Adhesives for aluminum

Discussion in 'Metal Boat Building' started by Poacher, Mar 4, 2017.

  1. PAR
    Joined: Nov 2003
    Posts: 18,526
    Likes: 368, Points: 93, Legacy Rep: 3967
    Location: Eustis, FL

    PAR Yacht Designer/Builder

    Sweet God, with all the experts on aluminum bonds, I'm surprised modern vessels and aircraft can live more than a few months at all.

    If paying attention in say, the last several decades about composites in general and sandwich structures in particular? Ever seen the construction drawings for a modern airliner? How about a modern race boat? It's amazing they manage to complete a single race or Pacific crossing flight, given your concerns about "thermal expansion".

    I live a few miles from this place;
    [​IMG]

    . . . guess what it's made out of? The Epcot Center was opened in 1982 and the thermal expansion issues you're might be worried about, have been addressed.

    Emendel, PC-11 has been around for decades (many) and it's a thickened, rather crude BPA epoxy formulation. It works, but is extremely costly per ounce, compaired to even the major brand premixes now available.

    Lastly, bonding aluminum with epoxy isn't hard, unless you you want the very last ounce of modulus, out of the resulting composite. The aluminum wings and structural elements of some seriously large aircraft are bonded with epoxy, not to mention some humble boats too.
     
  2. Dukke57
    Joined: Mar 2017
    Posts: 2
    Likes: 0, Points: 0, Legacy Rep: 10
    Location: New york

    Dukke57 New Member

    Aluminum tank install

    Thnks Barry for your feedback , yes it is gas .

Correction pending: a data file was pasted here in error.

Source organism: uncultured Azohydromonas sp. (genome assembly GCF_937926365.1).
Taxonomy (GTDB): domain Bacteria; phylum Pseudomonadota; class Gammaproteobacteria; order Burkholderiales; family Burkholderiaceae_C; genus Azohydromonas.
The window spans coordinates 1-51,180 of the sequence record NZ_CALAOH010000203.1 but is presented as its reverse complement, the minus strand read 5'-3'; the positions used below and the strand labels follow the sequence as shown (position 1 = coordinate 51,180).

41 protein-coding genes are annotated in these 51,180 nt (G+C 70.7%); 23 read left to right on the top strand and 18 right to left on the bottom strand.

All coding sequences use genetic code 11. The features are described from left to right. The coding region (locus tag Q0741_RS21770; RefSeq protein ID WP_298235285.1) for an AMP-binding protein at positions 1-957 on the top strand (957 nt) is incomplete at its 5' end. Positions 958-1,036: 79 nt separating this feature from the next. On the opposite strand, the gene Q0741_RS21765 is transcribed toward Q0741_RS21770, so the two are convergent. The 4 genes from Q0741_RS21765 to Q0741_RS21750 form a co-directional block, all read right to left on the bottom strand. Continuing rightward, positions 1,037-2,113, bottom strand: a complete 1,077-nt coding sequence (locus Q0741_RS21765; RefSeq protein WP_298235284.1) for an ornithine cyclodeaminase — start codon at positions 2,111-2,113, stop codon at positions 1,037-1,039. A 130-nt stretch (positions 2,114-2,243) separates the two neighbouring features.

1) if I drill a couple of weep holes into bilge from old tank then water from bilge will be able to get in from bilge to tank , but I understand what ur saying it's 1979 and most likely impossible from keeping water from leeching in from deck
    2) any idea where I can purchase plastic strips , for bottom of tank to mount, I need 1 inch thick and side 3/4 . The only plastic I can find are cutting boards , I don't think composite decking would due the trick if soaking in water . All feed back greatly appreciated . Fishing days ahead . Thnks
     
  3. Barry
    Joined: Mar 2002
    Posts: 809
    Likes: 25, Points: 28, Legacy Rep: 158

    Barry Senior Member

    I would not know where to get it in NY but there will be a lot of plastic retailers where you should be able to find some
    Probably a good choice would be lexan, but you have to abrade the surface for the adhesive to stick to it

    Stay away from acrylic, as it can shatter easily
     
  4. valery gaulin
    Joined: Jan 2017
    Posts: 102
    Likes: 0, Points: 16, Legacy Rep: 7
    Location: Montréal

    valery gaulin Senior Member

    I think the best most verstile adhesive for aluminum is Metacrylate. There is many different type of metacrylate adhesive but from what I understand you dont even need to buff the oxide layer on aluminum. Otherwise I would use 3m 5200 polyurethane adhesive. Avoid epoxy for this, I think that the prep needed is not for the DIY for aluminum.
     
  5. PAR
    Joined: Nov 2003
    Posts: 18,526
    Likes: 368, Points: 93, Legacy Rep: 3967
    Location: Eustis, FL

    PAR Yacht Designer/Builder

    Wow, more 3M-5200 fans, likely that haven't any idea of the tensional modulus of this sealant, that happens to have fairly aggressive adhesive qualities. It shouldn't be confused with a real adhesive, because once you compare the properties, it becomes very apparent which is better. Of the polyurethanes it ranks high (about 700 psi in tensile), but again shouldn't be considered a true adhesive, but an adhesive/sealant.